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Priest abductions: what’s the motive of Russian occupiers? New Report from War Zones

Russian soldiers breaking into Ukrainian churches to conduct illegal searches. So far, we know about the abduction of at least ten priests, most belonging to the Ukrainian Orthodox Church – in particular, in Kherson Oblast. The Russian military there is also resorting to detaining and torturing civilians, while in Kyiv Oblast, the locals are busy calculating the damage done to infrastructure. More on this below.

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Archpriest Vasyl Vyrozub, clergyman of the Odesa Eparchy of the Ukrainian Orthodox Church, was taken hostage along with the crew of the ship Sapfir while on a rescue mission to Zmiinyi Island launched after the reports on the death of the border guards there. His wife was not even aware that Vasyl had been on that ship.

Archpriest Vasyl Vyrozub

“It was a top secret mission. I didn’t know that my husband was on that ship. I found out only when he called me and said that he had been captured and needed help,” says Lyudmyla, wife of Archpriest Vasyl Vyrozub.

An exchange of prisoners took place on March 24, after which 19 Ukrainian civilian sailors from the Sapfir returned home, but Vasyl Vyrozub was not among them. “I have been in contact with representatives of the Red Cross, with government officials about an exchange. But so far there’s been no results. Negotiations are still ongoing,” Bishop Afanasiy told MIHR.

By detaining members of clergy, Russians are violating several norms at once, says Mykola Kikkas, expert of the Regional Center for Human Rights:
– Fourth Geneva Convention;
– provisions of international humanitarian law.
They will be held accountable for this in Ukrainian courts under Article 438 of Ukraine’s Criminal Code, as well as by the International Criminal Court.

“Although, when in the custody of the enemy state, a chaplain is not considered a PoW, he is still entitled to all rights and privileges guaranteed by the Geneva Convention relative to the Treatment of Prisoners of War of 1949,” explains the lawyer.

There could be a number of motives for taking priests hostage. To name a few, according to Mykola Kikkas:
– forcing them to cooperate;
– keeping them silent through intimidation;
– pressuring religious denominations the occupying power finds undesirable;
– demanding a ransom or adding to the “prisoner exchange fund.”

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The occupants continue detaining people in Kherson Oblast. Their family members have been gathering near captured administrative buildings in the dozens. Some say that the prisoners have been subjected to torture. Svitlana’s husband, ex-military, was detained when he went out for gasoline. Russian soldiers escorted him home a couple of hours later.

“His face was covered in blood. His nose was broken, his jaw was broken,” his wife Svitlana told MIHR. The soldiers searched their apartment, then put bags on Svitlana, her husband and their son’s heads, tied their hands and took them to the police station. There, the family was interrogated as the Ukrainian soldier was tortured in the next room.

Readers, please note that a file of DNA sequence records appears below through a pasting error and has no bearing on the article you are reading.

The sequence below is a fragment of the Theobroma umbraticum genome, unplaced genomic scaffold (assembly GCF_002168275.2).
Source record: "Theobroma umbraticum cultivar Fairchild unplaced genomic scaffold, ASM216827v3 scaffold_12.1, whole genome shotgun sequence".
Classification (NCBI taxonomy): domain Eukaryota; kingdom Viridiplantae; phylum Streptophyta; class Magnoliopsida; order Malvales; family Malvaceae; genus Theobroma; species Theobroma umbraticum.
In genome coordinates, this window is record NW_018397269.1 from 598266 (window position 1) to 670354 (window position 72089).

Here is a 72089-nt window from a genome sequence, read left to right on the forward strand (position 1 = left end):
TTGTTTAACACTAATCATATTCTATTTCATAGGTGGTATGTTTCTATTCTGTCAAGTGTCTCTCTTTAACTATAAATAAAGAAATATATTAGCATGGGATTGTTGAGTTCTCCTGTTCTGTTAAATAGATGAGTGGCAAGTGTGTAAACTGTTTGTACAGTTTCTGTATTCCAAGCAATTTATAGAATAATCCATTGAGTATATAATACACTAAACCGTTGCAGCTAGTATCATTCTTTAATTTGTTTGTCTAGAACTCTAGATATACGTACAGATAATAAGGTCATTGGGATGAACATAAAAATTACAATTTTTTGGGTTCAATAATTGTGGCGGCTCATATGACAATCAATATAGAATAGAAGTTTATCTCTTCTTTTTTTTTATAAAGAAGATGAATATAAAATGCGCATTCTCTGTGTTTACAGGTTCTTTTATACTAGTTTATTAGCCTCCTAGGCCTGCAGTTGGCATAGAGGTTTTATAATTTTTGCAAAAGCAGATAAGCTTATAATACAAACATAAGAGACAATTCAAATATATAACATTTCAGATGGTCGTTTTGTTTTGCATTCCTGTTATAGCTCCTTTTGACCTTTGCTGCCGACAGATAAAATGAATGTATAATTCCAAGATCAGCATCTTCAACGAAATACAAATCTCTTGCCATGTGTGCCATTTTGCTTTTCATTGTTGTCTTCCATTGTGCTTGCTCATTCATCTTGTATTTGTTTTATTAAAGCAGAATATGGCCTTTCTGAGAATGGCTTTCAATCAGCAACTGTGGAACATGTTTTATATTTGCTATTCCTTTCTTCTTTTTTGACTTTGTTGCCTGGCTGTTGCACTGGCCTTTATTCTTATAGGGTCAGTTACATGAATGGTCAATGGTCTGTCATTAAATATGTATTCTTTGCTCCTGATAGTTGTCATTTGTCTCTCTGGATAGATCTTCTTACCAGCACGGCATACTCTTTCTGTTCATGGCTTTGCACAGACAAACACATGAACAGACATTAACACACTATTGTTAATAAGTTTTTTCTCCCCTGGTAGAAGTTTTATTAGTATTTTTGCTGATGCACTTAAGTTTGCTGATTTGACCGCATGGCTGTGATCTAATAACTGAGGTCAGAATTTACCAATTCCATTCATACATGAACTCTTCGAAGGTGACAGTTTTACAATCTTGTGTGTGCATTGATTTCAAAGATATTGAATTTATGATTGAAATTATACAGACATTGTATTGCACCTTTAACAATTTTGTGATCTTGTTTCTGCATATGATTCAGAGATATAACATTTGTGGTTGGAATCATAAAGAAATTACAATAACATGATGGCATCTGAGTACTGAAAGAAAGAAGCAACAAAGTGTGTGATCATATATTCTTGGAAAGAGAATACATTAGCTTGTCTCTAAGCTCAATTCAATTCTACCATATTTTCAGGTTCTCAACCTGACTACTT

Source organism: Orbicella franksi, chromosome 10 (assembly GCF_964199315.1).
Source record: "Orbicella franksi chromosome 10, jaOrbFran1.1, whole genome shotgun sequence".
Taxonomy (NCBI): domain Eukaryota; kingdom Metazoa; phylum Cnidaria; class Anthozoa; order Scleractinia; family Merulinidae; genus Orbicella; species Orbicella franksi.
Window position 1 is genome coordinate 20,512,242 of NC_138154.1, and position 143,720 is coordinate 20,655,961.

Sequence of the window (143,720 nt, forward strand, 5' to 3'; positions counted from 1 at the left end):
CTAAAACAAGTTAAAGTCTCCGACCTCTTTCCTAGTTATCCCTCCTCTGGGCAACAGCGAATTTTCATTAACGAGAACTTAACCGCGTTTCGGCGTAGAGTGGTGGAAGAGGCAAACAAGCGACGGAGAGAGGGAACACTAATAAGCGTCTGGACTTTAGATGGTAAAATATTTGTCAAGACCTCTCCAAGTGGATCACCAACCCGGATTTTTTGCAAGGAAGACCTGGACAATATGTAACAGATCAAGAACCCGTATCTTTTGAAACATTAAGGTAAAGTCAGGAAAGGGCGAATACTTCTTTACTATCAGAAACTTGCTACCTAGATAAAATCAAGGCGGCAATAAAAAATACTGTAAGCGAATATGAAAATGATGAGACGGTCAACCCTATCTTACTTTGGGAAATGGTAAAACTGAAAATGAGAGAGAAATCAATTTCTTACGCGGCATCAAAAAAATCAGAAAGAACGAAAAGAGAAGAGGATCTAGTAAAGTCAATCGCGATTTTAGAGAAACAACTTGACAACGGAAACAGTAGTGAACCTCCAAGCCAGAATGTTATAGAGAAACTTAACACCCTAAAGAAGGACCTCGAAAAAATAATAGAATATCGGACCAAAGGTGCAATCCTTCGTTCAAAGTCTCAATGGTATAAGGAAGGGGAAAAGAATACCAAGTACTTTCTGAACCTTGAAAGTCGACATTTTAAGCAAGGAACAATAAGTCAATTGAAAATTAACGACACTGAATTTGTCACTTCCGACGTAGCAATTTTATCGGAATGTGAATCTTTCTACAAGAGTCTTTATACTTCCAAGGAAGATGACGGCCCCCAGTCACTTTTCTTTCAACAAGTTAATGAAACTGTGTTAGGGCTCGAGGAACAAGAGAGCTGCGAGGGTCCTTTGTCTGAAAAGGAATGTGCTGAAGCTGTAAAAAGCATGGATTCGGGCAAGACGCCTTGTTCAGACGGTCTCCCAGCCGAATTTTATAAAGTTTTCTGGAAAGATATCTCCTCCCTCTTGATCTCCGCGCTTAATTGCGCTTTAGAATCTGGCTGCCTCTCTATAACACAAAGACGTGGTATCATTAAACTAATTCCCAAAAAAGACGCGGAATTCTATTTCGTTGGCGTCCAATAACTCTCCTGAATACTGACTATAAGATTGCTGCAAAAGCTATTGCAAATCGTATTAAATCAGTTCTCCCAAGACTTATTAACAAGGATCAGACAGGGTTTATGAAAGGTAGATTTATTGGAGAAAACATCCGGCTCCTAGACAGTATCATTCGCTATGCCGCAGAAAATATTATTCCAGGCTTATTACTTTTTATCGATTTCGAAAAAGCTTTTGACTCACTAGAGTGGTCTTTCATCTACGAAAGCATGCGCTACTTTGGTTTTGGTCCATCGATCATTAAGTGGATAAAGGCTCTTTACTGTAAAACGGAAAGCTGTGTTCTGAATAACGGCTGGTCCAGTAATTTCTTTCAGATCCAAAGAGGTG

Beatings and inhuman treatment of civilians is a war crime under the Rome Statute, says Roman Martynowsky, expert of the Regional Center for Human Rights. His advice for witnesses is to take photos and videos of torture if possible, as well as to memorize the details: who’s doing the interrogation and where it takes place.

Roman Martynowsky

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Meanwhile, the Ukrainian military is inspecting liberated settlements in Kyiv Oblast. The village of Horenka, while spared an actual occupation, still suffered significant damage. According to the locals, they had air strikes, Grad and mortar shelling. Over 50% of people’s homes were destroyed.

“I counted three Grad shellings,” recalls an 80-year-old resident of Horenka. According to him, the village survived thanks to volunteers. They provided humanitarian aid when the authorities abandoned the village at the beginning of the war.

 

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UHHRU participation in the creation of information materials was made possible by the generous support of the American people through the United States Agency for International Development (USAID) in the framework of the Human Rights in Action Program implemented by the Ukrainian Helsinki Human Rights Union.

USAID is the world’s premier international development agency and a catalytic actor driving development results. USAID’s work demonstrates American generosity, and promotes a path to recipient self-reliance and resilience, and advances U.S. national security and economic prosperity. USAID has partnered with Ukraine since 1992, providing more than $3 billion in assistance. USAID’s current strategic priorities include strengthening democracy and good governance, promoting economic development and energy security, improving health care systems, and mitigating the effects of the conflict in the east. For additional information about USAID in Ukraine, please call USAID’s Development Outreach and Communications Office at: +38 (044) 521-5753. You may also visit our website: http://www.usaid.gov/ukraine or our Facebook page at https://www.facebook.com/USAIDUkraine.

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